Victoria Telles is a second year PhD student in the Joint Doctoral Program in Public Health at University of California, San Diego (UCSD) and San Diego State University (SDSU) in the Health Behavior track. She received her Bachelor’s degree in Sociology from University of California, Riverside, and her Master’s in Public Health (MPH) from Claremont Graduate University.
Her general research interests include social-ecological determinants of racial/ethnic disparities in cancer prevention and control, cancer communication, women’s sexual and reproductive health, and interventions to improve overall health and wellness of Latino, American Indian/Alaska Native, and other underserved communities.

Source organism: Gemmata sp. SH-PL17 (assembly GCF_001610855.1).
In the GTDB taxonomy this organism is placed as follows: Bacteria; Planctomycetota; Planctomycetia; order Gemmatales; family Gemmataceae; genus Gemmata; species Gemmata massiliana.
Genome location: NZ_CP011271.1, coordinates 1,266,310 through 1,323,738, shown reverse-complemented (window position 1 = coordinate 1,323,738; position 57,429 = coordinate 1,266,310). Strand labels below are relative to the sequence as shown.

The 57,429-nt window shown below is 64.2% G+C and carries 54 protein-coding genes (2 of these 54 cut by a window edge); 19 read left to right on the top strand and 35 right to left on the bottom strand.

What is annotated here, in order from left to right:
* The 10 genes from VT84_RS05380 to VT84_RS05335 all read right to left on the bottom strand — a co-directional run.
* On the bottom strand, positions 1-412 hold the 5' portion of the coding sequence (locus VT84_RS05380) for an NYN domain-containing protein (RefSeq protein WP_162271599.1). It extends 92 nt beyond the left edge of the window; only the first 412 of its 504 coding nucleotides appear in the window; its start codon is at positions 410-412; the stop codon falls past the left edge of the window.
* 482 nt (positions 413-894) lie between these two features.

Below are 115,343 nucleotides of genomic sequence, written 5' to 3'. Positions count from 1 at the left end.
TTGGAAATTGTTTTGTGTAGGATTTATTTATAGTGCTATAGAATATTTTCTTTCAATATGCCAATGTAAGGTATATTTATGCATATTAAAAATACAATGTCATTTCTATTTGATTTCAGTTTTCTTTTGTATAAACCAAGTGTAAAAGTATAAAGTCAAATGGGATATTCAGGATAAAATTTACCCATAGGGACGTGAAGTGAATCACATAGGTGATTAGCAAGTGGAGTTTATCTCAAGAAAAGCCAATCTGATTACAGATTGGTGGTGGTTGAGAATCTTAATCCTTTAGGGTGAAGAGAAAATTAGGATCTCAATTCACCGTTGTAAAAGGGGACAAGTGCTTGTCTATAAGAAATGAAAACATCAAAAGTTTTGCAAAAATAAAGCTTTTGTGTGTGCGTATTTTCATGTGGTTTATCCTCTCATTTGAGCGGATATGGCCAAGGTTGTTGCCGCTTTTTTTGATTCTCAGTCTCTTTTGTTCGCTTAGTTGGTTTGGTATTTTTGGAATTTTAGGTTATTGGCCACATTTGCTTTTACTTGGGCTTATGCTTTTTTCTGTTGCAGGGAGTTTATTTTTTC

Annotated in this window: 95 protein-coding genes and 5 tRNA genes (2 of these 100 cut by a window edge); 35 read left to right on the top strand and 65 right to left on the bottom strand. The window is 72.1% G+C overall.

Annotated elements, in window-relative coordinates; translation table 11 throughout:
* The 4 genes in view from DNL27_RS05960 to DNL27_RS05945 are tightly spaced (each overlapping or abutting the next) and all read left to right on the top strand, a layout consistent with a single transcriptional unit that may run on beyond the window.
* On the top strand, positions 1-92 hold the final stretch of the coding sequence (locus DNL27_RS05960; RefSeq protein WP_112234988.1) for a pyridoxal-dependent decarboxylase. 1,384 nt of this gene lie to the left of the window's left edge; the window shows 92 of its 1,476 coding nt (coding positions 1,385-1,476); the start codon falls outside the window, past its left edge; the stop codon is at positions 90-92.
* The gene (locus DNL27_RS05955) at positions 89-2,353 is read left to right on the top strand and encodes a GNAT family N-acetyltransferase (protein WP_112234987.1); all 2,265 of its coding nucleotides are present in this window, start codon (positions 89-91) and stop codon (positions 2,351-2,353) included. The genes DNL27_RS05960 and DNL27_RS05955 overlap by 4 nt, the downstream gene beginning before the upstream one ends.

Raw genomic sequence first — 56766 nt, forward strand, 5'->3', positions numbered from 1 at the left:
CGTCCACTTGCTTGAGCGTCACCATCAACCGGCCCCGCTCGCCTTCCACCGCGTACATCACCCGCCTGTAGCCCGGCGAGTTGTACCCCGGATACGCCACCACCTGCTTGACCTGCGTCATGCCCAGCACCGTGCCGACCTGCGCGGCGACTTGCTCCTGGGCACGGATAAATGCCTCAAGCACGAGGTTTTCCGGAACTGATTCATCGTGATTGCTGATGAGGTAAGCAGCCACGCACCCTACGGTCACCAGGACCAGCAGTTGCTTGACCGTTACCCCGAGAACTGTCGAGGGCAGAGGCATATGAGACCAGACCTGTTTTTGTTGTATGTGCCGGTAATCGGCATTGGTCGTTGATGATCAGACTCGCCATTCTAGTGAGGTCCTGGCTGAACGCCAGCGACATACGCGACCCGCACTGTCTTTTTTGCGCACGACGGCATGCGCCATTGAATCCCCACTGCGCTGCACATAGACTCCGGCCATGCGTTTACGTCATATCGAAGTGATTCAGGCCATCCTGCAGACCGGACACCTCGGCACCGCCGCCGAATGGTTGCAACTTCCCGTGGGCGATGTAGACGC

Prior to starting the doctoral program, she served as a Project Specialist at University of Southern California (USC) where she worked on various projects utilizing a community-based participatory research (CBPR) approach to address disparities in American Indian/Alaska Native (AIAN) communities, specifically focused on opioid/substance use, tobacco use, cancer prevention and control, and evaluation of state-funded American Indian health programs.
Currently, she works as a graduate researcher designing curricula, leading process evaluation, and supporting measurement of Conmigo, a Latina mother-daughter physical activity program in San Diego, California, funded by the National Institute of Child Health and Human Development. Additionally, she is working on a SDSU-funded project examining COVID-19 stressors and vaccine uptake among Latina mothers and daughters in San Diego county.